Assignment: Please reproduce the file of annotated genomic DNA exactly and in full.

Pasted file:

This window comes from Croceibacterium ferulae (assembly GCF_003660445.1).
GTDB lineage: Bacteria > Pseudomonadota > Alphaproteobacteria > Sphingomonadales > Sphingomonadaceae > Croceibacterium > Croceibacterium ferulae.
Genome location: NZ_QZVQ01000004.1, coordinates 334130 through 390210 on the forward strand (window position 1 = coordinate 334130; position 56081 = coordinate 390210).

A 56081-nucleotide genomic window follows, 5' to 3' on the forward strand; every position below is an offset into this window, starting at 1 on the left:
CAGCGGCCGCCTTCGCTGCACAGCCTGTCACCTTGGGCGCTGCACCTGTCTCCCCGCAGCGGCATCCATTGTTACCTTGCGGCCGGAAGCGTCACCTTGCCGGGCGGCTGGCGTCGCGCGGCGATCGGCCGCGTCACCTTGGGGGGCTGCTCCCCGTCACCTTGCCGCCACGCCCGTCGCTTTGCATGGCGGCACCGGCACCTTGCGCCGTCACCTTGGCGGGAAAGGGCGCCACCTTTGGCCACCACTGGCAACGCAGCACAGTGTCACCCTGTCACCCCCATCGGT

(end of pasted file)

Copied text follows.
This window comes from Croceibacterium ferulae (assembly GCF_003660445.1).
GTDB lineage: Bacteria > Pseudomonadota > Alphaproteobacteria > Sphingomonadales > Sphingomonadaceae > Croceibacterium > Croceibacterium ferulae.
Genome location: NZ_QZVQ01000004.1, coordinates 334130 through 390210 on the forward strand (window position 1 = coordinate 334130; position 56081 = coordinate 390210).

A 56081-nucleotide genomic window follows, 5' to 3' on the forward strand; every position below is an offset into this window, starting at 1 on the left:
CAGCGGCCGCCTTCGCTGCACAGCCTGTCACCTTGGGCGCTGCACCTGTCTCCCCGCAGCGGCATCCATTGTTACCTTGCGGCCGGAAGCGTCACCTTGCCGGGCGGCTGGCGTCGCGCGGCGATCGGCCGCGTCACCTTGGGGGGCTGCTCCCCGTCACCTTGCCGCCACGCCCGTCGCTTTGCATGGCGGCACCGGCACCTTGCGCCGTCACCTTGGCGGGAAAGGGCGCCACCTTTGGCCACCACTGGCAACGCAGCACAGTGTCACCCTGTCACCCCCATCGGT